New Jersey Farm Bureau - The Farm Bureau is a membership-based organization that represents the agricultural industry in New Jersey and advocates on behalf of farmers.

Natural Resources Conservation Service (NRCS) - NRCS provides technical assistance to farmers regarding the conservation and management of their soil, water, and other natural resources. Many farmers develop farm conservation plans for their farms with the help of NRCS, and financial assistance may be available for the implementation of conservation practices. NRCS is part of the U.S. Department of Agriculture (USDA) and has several service centers and support offices throughout New Jersey.

Northeast Organic Farming Association of New Jersey (NOFA-NJ) - NOFA-NJ is a membership-based organization that supports sustainable agricultural efforts in New Jersey. To assist new and established farmers and landowners, NOFA-NJ offers the Exploring the Small Farm Dream course and the Tilling the Soil of Opportunity business planning course, sponsors twilight farmer meetings, and coordinates a winter conference, a Beginning Farmer Program, and a farm incubator program. NOFA-NJ staff also offers farm business and natural resource consultation, and consultation on land suitability for organic production.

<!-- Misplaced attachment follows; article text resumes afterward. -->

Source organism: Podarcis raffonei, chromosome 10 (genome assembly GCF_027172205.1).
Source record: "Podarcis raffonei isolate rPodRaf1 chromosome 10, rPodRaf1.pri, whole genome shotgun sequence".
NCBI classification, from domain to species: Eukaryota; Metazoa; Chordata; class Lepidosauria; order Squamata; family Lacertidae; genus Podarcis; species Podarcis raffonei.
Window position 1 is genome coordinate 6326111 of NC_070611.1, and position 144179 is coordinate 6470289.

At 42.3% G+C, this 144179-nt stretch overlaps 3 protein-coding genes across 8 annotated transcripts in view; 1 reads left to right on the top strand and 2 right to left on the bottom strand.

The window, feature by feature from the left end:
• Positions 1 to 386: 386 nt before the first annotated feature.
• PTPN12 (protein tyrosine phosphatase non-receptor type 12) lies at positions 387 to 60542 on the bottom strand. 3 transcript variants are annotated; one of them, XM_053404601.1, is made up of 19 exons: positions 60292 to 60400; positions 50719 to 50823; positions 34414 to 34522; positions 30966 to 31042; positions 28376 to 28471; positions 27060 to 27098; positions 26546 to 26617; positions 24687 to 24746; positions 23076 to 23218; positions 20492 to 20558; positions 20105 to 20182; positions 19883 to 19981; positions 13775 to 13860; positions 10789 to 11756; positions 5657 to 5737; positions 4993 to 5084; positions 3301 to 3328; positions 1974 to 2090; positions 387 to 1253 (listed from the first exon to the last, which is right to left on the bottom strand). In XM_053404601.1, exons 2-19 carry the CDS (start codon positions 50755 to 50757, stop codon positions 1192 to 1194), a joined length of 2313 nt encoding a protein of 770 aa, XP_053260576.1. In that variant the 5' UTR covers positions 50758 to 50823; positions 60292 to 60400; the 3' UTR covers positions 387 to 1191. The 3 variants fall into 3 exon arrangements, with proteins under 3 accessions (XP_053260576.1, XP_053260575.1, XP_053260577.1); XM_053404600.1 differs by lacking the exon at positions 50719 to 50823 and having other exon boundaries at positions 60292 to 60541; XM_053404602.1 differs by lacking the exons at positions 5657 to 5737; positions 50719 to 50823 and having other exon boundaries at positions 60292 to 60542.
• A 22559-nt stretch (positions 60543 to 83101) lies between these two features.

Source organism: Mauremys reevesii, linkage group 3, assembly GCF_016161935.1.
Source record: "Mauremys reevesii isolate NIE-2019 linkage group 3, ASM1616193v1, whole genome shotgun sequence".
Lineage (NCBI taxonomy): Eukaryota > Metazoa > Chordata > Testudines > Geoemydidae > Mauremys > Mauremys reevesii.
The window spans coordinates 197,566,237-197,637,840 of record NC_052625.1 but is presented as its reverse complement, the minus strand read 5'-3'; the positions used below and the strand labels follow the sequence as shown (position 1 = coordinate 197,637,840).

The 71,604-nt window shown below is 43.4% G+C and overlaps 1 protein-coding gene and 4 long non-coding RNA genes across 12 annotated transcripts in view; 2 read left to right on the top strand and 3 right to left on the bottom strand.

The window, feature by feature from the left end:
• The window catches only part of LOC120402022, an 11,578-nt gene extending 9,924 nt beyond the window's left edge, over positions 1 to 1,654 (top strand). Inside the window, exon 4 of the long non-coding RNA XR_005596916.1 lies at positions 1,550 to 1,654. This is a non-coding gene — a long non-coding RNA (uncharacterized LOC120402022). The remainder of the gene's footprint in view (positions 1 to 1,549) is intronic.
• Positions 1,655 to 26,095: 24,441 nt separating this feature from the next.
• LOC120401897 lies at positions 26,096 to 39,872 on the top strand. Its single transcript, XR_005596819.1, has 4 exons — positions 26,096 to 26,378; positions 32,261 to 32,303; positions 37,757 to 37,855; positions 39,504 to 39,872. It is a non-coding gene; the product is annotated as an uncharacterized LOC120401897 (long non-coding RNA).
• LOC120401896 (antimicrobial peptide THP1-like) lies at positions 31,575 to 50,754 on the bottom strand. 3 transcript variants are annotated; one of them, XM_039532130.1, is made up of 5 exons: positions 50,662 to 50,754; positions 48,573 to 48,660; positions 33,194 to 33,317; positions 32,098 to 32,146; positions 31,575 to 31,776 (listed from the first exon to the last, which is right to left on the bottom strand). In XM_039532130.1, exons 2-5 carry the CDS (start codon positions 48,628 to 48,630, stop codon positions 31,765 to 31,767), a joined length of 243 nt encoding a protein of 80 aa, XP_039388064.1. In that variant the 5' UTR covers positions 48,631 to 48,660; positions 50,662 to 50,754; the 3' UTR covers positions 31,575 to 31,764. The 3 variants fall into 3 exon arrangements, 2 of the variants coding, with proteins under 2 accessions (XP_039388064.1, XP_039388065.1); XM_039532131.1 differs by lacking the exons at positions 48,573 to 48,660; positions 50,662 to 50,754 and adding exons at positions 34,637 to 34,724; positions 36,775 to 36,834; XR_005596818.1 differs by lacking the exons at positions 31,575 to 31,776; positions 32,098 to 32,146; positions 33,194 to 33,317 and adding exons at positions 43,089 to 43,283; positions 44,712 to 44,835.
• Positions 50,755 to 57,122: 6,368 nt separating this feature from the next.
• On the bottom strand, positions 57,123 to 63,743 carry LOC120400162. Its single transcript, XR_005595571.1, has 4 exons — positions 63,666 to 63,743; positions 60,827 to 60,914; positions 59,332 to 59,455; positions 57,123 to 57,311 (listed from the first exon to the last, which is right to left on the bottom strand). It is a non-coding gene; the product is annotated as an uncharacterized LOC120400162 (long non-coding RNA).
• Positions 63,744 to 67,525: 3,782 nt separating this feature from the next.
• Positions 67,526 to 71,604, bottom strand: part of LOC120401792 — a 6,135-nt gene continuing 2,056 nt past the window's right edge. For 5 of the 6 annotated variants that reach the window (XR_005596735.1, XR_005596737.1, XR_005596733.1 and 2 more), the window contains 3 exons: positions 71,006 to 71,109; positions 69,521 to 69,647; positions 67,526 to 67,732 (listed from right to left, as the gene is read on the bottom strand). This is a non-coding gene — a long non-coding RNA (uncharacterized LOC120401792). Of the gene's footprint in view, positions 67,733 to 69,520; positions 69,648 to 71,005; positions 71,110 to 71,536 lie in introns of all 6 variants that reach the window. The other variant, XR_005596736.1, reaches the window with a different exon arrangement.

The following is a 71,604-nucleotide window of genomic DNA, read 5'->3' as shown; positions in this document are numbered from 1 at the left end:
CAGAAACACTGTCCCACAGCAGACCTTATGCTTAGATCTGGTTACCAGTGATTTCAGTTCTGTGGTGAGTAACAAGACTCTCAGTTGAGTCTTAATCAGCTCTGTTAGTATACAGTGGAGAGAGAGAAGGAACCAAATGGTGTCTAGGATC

Food Innovation Center – The Food Innovation Center is a food business incubator and economic development program of the Rutgers New Jersey Agricultural Experiment Station (NJAES). The Center provides business expertise to startup and established food/value-added agriculture businesses in New Jersey. This includes providing customized assistance to its admitted clients under a Business and Technical Mentoring Agreement, including assistance with business development, market research, product development, regulations support, and food safety. The Center operates a 23,000 sq. ft. food business incubator facility.

Contact Information For NJ Agricultural Organizations – The New Jersey Department of Agriculture (NJDA) and Rutgers Cooperative Extension have each published a directory of New Jersey agricultural organizations. Searching these directories and the internet may be able provide you with the contact information you are looking for. 

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Additional resources outside New Jersey